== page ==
Taking more machines on site could speed up building of artificial anchors – or the machines could be employed as anchors, making installation less dependent on tree anchors and allowing the exact calculation of anchor resistance (Leshchinsky et al. 2015). Lately, self-anchoring of machines has successfully been realized, usually for excavator-based machines (Herzog 2019; Koller 2019). Increasing tower height would improve cable yarding efficiency on flat terrain by eliminating or reducing the need for intermediate supports. However, respondents indicated that this has been done before on customer request. Canopy height is often referred to as the desired tower height. Depending on tree species, site conditions and stand age, this would range between 10 m and 35 m. The latter figure would correspond to double the height of the largest European tower at the moment (17 m; Wassermann 2019). The most futuristic concept was a highly mobile, self-anchoring, canopy-height tail spar. It is envisioned to speed up installation by eliminating the need for intermediate supports and setting up a tree tail spar. Combined with a self-anchoring cable yarder, this would eliminate any anchoring requirements. However, this machine would have to be large and heavy, as demonstrated by a solution from Canada (Teleforest 2019), where two 20 ton excavators with 18 m masts support the skyline. Summing up, the majority of the proposed innovations aimed to simplify and speed up installation by reducing demand for natural anchors, intermediate supports and tail spars. Innovations to improve operational efficiency focused on mechanized pre-bunching and improved loading and unloading practises. Finally, the Authors believe that the general versatility of flat-terrain yarding solutions would make it possible to integrate flat-terrain and steep-terrain contracts within a company’s work schedule in order to increase machine utilization. Most mountain operations are paused during winter due to heavy snow conditions, and that justifies the interest for stop-gap jobs (Silande 1999). Coming down to the lowlands for some flat-terrain yarding could then represent a useful job integration that avoids seasonal shut down (Grulois 2007).
None of the respondents expects a rapid general expansion of flat-terrain cable yarding in the short term, but all seem relatively positive that this practice will gain ground over time. However, several external indicators may justify more optimism. Environmental awareness is already high in many countries, and it keeps growing almost everywhere. Furthermore, the duration of the frozen ground period is getting shorter every year in most regions of the globe (e.g. in Finland; Lehtonen et al. 2019), which makes it increasingly urgent to find new harvesting solutions. Manufacturers of ground-based solutions seek to lower the impact of machine traffic on soils by enlarging the contact area between machine and soil through adapting tyre pressure, hydro-pneumatic suspension (e.g. the Forwarder2020 project, FORWARDER2020) and employing wider or longer tracks (Ala-Ilomäki et al. 2011), as well as by reinforcing strip roads with brush mats (LaBelle et al. 2019) or smart routing solutions to bypass areas of very low bearing capacity. Recent developments for soft terrain include an optional fifth axle for PONSSE forwarders or a forwarder with a rubber-tracked undercarriage (OnTrack project, OnTrack 2017). The high level of activity indicates that ground-based solutions will continue to be the most efficient means to extract timber on flat terrain, as improved machine mobility is likely to balance the decline in terrain traversability. For cable yarding, some of the suggested adaptations mentioned have the potential to improve competitiveness on flat terrain in the near future: Acuna et al. (2011) found that bunching of trees increased yarding productivity by 25% and Raymond (2017) showed that radio-controlled grapple carriages equipped with video cameras could render stationing and exposing humans on slope unnecessary, while increasing productivity by 35%. However, even if all adaptions were implemented, cable yarding on flat terrain is likely to be restricted to areas where ground-based systems are undesirable for excessive soil disturbance or legal prohibition and where the desire for cable yarding is expressed by subsidies.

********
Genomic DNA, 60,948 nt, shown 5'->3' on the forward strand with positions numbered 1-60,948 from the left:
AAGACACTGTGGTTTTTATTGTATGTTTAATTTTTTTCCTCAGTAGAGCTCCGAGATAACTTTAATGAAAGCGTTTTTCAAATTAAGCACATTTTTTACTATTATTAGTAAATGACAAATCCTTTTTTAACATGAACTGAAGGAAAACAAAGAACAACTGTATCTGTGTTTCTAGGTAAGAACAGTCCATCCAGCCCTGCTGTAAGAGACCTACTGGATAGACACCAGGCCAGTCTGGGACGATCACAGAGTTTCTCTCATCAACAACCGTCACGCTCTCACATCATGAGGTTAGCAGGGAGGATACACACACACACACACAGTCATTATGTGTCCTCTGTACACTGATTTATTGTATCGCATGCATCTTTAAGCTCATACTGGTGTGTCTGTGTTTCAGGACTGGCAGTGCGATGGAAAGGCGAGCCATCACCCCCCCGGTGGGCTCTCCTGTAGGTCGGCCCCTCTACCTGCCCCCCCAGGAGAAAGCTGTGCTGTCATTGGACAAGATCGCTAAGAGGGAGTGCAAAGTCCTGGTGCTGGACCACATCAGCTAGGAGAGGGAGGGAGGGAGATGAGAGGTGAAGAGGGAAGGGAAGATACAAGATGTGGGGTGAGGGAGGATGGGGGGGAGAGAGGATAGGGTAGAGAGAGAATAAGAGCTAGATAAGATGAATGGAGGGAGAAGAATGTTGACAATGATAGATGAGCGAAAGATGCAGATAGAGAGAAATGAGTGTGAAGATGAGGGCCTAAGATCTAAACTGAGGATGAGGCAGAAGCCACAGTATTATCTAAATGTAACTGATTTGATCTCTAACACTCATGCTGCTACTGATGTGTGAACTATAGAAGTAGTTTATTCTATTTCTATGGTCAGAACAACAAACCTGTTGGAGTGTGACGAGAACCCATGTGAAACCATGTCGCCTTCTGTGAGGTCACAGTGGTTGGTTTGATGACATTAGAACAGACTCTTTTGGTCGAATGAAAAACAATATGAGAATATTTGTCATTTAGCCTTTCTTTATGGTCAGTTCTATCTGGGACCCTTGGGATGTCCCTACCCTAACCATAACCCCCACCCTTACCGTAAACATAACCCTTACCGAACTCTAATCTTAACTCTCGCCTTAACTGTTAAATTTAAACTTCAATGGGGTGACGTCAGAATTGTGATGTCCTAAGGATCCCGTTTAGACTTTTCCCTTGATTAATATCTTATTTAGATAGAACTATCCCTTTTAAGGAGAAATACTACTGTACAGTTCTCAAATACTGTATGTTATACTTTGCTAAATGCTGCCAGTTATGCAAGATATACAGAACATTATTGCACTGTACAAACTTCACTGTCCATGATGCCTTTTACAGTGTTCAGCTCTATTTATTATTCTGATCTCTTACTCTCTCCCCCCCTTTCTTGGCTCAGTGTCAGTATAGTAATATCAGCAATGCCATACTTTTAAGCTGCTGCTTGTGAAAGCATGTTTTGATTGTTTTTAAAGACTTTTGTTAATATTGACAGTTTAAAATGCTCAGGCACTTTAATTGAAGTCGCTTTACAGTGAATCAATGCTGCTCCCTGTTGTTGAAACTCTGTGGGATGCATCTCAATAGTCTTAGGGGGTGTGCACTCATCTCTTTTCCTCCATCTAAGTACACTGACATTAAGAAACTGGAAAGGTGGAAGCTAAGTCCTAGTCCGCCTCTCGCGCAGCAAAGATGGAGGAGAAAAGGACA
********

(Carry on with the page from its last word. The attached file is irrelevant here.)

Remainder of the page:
The research leading to these results was conducted as part of the TECH4EFFECT project. This project has received funding from the Bio Based Industries Joint Undertaking under the European Union’s Horizon 2020 research and innovation programme under grant agreement No 720757.